Will Alabama Join Michigan in Boycotting Chase?

Turns out Michiganders aren’t the only ones fed up with JP Morgan Chase. JP Morgan Chase is even preying on Richard Shelby’s constituents. [h/t scribe]

The Alabama state school construction authority has declined to make a payment due to JP Morgan under a derivatives deal until a federal court rules on a state lawsuit seeking to have the contract thrown out. Alabama finance director has said he won’t make or accept any payment under the swap deal: the first contractual payment is due May 1.


In October a lawsuit was filed in Montgomery, AL district court saying that a sale of a swaption (option on an interest-rate swap) wasn’t allowed under state law. The deal had been executed in connection with bonds sold by the Alabama Public School and College Authority.

As Zero Hedge asks, "what the hell are Alabama residents doing trading swaptions?"

How about it, Richard Shelby? Ready to close your Chase account in solidarity? Want to sign our petition? Join our Facebook group?

46 replies
  1. sojourner says:

    I am not a Chase customer in the true sense of the word, but here in Texas our unemployment benefits are paid on a Chase debit card. I have to ask: How in the world did they get that business? I am surprised that it is not handled by a locally-owned (i.e. — within Texas) bank!!

      • solai says:

        Admittedly, I’m late to this issue,(so maybe this has been addressed) but I don’t understand why Granholm stays w/ Chase for the UIB debit card. Seems like the perfect solution to switch banks. What am I missing? An ironclad contract?

  2. MadDog says:

    Tangentially on topic, from The Hill blogsite:

    Frank set to move on derivatives

    Lawmakers are just beginning to consider details of a new systemic regulator to oversee the entire financial system, but the new authority will likely reach into the yet unregulated world of derivatives.

    The Obama administration and leading lawmakers in Congress, including Rep. Barney Frank (D-Mass.), chairman of the House Financial Services Committee, back a proposal to set up a systemic risk regulator to prevent large financial institutions from toppling the broader system. They also support greater restrictions on derivatives now mostly traded simply between parties rather than on a public market…

    …The systemic regulator, which Frank has said could be housed at the Federal Reserve, would also reach into the markets for, among other products, collateralized debt obligations (CDOs), mortgage backed securities (MBS) and special investment vehicles (SIVs)…

    …Treasury Secretary Timothy Geithner supports bringing some derivatives, particularly widely traded forms such as credit default swaps, under a clearinghouse. U.S. commercial banks alone hold some $200 trillion in derivatives, according to the Office of the Comptroller of the Currency. And all but 4 percent of that market is held by five banks that would likely be the focus of a new systemic regulator: JPMorgan Chase & Co., Bank of America, Citigroup, Goldman Sachs and HSBC

    …Meanwhile, seven banks have formed a new coalition to press for regulations that do not overly burden companies and industrial firms that use credit derivatives to mitigate risk. The Coalition for Business Finance Reform includes JPMorgan, Morgan Stanley, Credit Suisse, Deutsche Bank, Citigroup, Barclays and Goldman Sachs and is working with the Securities Industry and Financial Markets Association, an industry trade association.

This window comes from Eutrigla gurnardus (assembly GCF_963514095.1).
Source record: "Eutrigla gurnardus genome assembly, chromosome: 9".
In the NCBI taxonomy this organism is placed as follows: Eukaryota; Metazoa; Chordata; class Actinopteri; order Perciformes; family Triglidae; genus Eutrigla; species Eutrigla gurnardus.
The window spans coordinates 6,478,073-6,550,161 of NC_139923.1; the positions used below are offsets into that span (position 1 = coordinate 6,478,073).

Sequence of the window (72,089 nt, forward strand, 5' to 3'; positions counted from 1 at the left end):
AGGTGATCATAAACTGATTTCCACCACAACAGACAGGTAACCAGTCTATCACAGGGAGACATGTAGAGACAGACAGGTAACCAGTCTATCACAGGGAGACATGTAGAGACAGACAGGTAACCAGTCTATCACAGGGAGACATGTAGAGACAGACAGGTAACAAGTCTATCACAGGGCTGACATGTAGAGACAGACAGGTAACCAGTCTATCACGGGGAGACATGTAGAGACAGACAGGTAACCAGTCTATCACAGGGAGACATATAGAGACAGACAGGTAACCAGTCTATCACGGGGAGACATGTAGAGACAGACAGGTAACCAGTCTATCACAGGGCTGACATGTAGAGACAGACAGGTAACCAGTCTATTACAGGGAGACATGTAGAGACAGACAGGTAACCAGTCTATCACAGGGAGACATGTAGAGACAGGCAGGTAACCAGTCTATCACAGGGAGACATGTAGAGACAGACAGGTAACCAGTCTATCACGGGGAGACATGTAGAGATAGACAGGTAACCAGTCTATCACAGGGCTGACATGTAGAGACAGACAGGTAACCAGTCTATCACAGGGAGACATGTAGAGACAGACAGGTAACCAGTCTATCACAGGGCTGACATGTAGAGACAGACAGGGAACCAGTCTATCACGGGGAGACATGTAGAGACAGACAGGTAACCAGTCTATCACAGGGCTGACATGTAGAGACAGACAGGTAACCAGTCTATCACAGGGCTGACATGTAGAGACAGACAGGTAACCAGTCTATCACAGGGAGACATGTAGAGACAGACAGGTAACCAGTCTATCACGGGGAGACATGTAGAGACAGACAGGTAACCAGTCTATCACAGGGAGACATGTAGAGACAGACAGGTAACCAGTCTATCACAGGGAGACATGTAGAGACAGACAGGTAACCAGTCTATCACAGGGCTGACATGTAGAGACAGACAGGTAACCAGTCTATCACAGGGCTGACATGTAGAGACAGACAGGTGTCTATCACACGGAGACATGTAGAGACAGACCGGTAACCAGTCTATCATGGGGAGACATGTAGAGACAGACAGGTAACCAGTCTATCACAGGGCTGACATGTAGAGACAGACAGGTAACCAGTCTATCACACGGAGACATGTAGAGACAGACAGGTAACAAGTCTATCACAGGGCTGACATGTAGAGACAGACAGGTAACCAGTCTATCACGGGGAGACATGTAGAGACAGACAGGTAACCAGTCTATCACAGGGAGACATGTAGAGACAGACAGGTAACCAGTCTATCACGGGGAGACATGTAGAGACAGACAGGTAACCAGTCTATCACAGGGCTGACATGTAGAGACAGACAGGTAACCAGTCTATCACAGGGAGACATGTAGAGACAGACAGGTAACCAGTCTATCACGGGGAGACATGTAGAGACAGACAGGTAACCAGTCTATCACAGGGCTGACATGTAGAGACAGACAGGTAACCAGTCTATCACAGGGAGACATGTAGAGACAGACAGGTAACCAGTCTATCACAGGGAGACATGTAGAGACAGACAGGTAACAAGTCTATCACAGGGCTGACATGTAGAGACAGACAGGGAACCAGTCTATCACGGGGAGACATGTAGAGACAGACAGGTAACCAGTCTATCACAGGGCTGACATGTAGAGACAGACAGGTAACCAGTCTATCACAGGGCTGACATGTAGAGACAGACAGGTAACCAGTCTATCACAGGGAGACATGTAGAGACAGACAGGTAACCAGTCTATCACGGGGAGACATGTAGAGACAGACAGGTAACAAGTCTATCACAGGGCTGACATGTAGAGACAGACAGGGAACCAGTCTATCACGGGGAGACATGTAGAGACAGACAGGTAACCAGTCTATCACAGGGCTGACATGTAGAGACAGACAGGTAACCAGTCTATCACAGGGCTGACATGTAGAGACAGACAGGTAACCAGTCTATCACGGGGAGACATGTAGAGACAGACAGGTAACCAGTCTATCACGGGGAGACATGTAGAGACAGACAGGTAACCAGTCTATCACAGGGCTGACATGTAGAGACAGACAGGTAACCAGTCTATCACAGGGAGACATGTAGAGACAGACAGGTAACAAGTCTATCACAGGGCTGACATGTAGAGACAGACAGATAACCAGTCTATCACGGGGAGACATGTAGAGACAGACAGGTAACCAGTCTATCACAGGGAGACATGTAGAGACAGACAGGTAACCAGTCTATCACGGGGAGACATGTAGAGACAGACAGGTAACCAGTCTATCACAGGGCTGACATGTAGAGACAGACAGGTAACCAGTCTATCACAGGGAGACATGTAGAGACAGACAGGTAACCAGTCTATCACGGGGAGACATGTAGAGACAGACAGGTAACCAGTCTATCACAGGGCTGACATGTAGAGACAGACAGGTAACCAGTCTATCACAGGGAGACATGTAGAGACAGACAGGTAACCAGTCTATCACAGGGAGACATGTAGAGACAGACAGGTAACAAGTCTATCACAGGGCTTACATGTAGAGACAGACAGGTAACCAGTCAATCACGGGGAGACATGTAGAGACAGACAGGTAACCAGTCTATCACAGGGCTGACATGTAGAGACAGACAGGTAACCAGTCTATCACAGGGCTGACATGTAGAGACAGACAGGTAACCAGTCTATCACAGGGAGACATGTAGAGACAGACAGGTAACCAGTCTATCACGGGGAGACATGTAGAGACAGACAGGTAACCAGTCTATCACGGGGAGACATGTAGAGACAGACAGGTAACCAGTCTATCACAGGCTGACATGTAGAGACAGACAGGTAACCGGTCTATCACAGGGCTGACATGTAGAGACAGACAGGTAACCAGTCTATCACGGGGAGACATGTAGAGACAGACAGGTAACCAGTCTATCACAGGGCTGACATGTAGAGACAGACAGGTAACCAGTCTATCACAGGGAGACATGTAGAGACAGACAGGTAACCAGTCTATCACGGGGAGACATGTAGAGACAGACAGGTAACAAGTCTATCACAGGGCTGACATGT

(My Bold)

    As I said yesterday:

    …The nature of the beast, so to speak, is merely biding its time for the regulators and us to close our eyes again so that they may begin once again to pick our pockets and fleece us clean…

    …those same big money guys all want to get right back into that very same card game.

    A modification of that old Roman Coliseum command of “Let the games begin” echoes throughout today’s financial community: “Let the games continue!”

    Sweet Home Alabama!

    • emptywheel says:


      I’m wondering if we’ll ever find out how much JPMorgan has bet against Chrysler in bankruptcy. I suspect that’s the real reason why they’re intransigent on negotiating.

      And when the banks that our own govt partners with are making massive bets against American companies, that’s a really big problem.

      • phred says:

        Yep. It really troubles me that short selling is legal. It ought not to be possible to profit from pushing a company’s stock price down. The uptick rule seems beside the point. Investors should be investing in companies they expect to succeed. If a company fails, it should be due to other market forces than a vested interest by short sellers to pound them into the ground.

        • sad4america says:

          Naked short selling is not good but regular short selling with the uptick rule back in place is good. Why allow all paper money to be lost when a company hits trouble. Why not let people make money on the way down as well???

        • MarkH says:

          At least with short selling there is actual stock involved and if they want to profit or avoid losses they will have to buy it back later.

          It’s entirely different than betting on a company’s downfall.

          I think what happened (perhaps) is that America simply wasn’t producing new businesses for investors to invest in, so they started betting against them with short-selling and even moreso with naked credit default swaps.

          In short, they began rooting for America to fail.

          We sometimes ask, on these political blogs, why do the Republicans hate America. Well, here’s one reason — there’s money to be made by destroying it. It’s sick.

  3. bmaz says:

    And that is why, in addition to regulation, there needs to be public transparency. Public listing so that it is apparent who has what and why.